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Over the last decade, the concept of employer engagement in further education has become one of the top global priorities in education. This evolution reflects a broader recognition of its potential to address educational, social, economic, and technological challenges.

Governments worldwide have been advocating for a closer relationship between employers and the educational sector, a stance reinforced in this country by the recent FE White Paper. This document advocates for employers to play a pivotal role in shaping Post-16 skills education in colleges, emphasising the creation of Local Skills Improvement Plans to direct curriculum choices. Such initiatives aim not just to close skills gaps but to fuel economic growth by enhancing productivity.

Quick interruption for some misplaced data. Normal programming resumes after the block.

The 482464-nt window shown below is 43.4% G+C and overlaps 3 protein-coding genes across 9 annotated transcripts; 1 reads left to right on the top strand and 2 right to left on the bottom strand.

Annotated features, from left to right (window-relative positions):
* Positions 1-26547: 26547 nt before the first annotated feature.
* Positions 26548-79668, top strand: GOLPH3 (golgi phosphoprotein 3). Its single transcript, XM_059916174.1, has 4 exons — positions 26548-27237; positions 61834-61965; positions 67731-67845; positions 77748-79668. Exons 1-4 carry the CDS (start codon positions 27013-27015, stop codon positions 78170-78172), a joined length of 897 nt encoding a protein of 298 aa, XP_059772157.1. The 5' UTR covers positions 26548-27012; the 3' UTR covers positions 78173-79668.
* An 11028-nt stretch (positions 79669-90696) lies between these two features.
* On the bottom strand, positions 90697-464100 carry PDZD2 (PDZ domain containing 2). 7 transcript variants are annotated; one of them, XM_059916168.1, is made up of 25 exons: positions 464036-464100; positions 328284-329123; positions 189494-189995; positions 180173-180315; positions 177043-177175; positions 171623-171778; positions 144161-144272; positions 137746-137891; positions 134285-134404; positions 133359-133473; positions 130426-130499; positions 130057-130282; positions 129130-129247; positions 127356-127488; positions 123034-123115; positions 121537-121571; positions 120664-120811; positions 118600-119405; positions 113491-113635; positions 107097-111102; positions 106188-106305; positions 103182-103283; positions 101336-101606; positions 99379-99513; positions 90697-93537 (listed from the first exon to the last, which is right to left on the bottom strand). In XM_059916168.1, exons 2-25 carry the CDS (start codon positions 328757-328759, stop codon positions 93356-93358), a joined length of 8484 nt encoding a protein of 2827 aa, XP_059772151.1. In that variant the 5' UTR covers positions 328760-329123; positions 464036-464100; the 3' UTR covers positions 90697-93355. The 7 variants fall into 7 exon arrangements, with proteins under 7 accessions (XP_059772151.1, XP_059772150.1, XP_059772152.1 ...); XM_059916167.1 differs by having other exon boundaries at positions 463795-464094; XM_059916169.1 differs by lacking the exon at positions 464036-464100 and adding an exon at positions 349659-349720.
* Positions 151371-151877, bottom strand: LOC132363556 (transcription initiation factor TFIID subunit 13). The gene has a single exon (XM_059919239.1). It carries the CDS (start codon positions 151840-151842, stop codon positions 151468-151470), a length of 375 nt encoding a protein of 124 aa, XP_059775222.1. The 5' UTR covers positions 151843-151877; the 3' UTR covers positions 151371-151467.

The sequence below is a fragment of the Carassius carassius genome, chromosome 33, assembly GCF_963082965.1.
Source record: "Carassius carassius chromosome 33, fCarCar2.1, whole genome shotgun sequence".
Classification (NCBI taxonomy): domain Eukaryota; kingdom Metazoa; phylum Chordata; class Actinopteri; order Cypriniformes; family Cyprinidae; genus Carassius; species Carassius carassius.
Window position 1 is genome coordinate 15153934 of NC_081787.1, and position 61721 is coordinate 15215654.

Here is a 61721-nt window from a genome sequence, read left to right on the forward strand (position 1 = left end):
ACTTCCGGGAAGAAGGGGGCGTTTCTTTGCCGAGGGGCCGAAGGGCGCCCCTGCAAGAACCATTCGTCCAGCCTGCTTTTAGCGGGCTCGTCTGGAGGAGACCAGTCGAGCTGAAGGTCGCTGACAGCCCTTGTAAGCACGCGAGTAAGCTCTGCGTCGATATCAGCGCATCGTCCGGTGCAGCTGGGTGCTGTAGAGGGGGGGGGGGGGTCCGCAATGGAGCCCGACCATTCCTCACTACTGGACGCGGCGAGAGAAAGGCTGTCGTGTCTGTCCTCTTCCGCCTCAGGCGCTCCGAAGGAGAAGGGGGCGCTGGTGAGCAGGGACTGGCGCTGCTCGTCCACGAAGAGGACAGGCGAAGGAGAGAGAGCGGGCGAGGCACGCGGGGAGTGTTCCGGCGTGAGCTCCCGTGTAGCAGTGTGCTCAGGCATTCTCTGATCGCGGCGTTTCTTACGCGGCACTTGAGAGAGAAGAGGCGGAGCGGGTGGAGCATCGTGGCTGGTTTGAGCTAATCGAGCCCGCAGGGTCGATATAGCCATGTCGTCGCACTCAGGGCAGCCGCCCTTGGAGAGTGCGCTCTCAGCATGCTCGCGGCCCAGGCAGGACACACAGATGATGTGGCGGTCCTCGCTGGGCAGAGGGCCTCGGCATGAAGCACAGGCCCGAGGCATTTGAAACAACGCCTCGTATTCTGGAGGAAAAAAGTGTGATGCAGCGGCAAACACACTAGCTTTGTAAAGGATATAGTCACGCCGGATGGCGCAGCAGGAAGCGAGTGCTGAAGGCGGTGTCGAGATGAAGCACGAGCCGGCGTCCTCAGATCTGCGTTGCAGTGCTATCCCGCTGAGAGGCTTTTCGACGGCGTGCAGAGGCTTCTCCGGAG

Yet, as we navigate this partnership terrain, the balance becomes crucial. The goal? To forge a mutually beneficial alliance rather than a one-sided dynamic, which requires meticulous planning and effort behind the scenes.

During the 2022/23 academic year, I embarked on Action Research within Runshaw College's Graphic Design curriculum. My personal interest in pursuing this stemmed from previous research that revealed that employers faced large skills shortages and skills gaps in today’s workforce. Driven by a passion to address this, this project was a mission to enhance our curriculum and directly impact our learners and, by extension, the wider economy.

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